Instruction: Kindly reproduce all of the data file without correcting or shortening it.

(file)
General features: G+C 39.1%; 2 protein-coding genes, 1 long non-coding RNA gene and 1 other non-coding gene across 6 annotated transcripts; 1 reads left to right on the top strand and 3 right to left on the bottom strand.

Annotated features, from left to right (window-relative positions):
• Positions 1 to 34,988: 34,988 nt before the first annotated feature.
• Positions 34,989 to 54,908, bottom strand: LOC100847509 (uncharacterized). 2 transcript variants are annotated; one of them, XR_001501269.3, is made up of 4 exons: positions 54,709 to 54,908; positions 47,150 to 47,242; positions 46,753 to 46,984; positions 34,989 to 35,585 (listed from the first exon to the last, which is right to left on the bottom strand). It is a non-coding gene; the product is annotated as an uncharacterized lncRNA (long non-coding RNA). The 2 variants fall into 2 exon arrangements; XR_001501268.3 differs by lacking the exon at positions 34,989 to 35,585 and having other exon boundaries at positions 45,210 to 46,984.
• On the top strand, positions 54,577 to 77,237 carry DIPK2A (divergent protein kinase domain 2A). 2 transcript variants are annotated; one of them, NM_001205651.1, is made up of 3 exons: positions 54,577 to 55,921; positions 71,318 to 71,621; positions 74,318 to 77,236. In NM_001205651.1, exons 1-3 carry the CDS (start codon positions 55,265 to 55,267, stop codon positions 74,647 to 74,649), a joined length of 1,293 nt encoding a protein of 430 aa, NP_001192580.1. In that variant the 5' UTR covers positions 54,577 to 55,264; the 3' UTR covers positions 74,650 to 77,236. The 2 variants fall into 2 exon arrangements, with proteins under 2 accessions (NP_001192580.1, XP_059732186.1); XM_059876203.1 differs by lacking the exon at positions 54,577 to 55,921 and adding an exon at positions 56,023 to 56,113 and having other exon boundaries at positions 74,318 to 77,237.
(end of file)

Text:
General features: G+C 39.1%; 2 protein-coding genes, 1 long non-coding RNA gene and 1 other non-coding gene across 6 annotated transcripts; 1 reads left to right on the top strand and 3 right to left on the bottom strand.

Annotated features, from left to right (window-relative positions):
• Positions 1 to 34,988: 34,988 nt before the first annotated feature.
• Positions 34,989 to 54,908, bottom strand: LOC100847509 (uncharacterized). 2 transcript variants are annotated; one of them, XR_001501269.3, is made up of 4 exons: positions 54,709 to 54,908; positions 47,150 to 47,242; positions 46,753 to 46,984; positions 34,989 to 35,585 (listed from the first exon to the last, which is right to left on the bottom strand). It is a non-coding gene; the product is annotated as an uncharacterized lncRNA (long non-coding RNA). The 2 variants fall into 2 exon arrangements; XR_001501268.3 differs by lacking the exon at positions 34,989 to 35,585 and having other exon boundaries at positions 45,210 to 46,984.
• On the top strand, positions 54,577 to 77,237 carry DIPK2A (divergent protein kinase domain 2A). 2 transcript variants are annotated; one of them, NM_001205651.1, is made up of 3 exons: positions 54,577 to 55,921; positions 71,318 to 71,621; positions 74,318 to 77,236. In NM_001205651.1, exons 1-3 carry the CDS (start codon positions 55,265 to 55,267, stop codon positions 74,647 to 74,649), a joined length of 1,293 nt encoding a protein of 430 aa, NP_001192580.1. In that variant the 5' UTR covers positions 54,577 to 55,264; the 3' UTR covers positions 74,650 to 77,236. The 2 variants fall into 2 exon arrangements, with proteins under 2 accessions (NP_001192580.1, XP_059732186.1); XM_059876203.1 differs by lacking the exon at positions 54,577 to 55,921 and adding an exon at positions 56,023 to 56,113 and having other exon boundaries at positions 74,318 to 77,237.